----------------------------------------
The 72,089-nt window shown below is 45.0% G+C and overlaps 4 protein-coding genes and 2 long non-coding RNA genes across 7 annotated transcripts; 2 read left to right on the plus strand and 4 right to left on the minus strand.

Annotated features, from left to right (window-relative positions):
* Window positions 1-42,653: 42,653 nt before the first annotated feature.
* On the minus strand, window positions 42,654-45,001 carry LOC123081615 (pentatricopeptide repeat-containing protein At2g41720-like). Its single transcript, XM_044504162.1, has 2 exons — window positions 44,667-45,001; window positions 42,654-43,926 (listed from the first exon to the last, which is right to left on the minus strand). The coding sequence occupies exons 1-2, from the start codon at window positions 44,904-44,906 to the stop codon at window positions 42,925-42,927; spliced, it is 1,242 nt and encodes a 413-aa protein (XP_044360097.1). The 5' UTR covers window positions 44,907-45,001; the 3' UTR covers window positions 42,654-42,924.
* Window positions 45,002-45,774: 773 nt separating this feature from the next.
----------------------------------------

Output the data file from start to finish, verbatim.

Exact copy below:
The 72,089-nt window shown below is 45.0% G+C and overlaps 4 protein-coding genes and 2 long non-coding RNA genes across 7 annotated transcripts; 2 read left to right on the plus strand and 4 right to left on the minus strand.

Annotated features, from left to right (window-relative positions):
* Window positions 1-42,653: 42,653 nt before the first annotated feature.
* On the minus strand, window positions 42,654-45,001 carry LOC123081615 (pentatricopeptide repeat-containing protein At2g41720-like). Its single transcript, XM_044504162.1, has 2 exons — window positions 44,667-45,001; window positions 42,654-43,926 (listed from the first exon to the last, which is right to left on the minus strand). The coding sequence occupies exons 1-2, from the start codon at window positions 44,904-44,906 to the stop codon at window positions 42,925-42,927; spliced, it is 1,242 nt and encodes a 413-aa protein (XP_044360097.1). The 5' UTR covers window positions 44,907-45,001; the 3' UTR covers window positions 42,654-42,924.
* Window positions 45,002-45,774: 773 nt separating this feature from the next.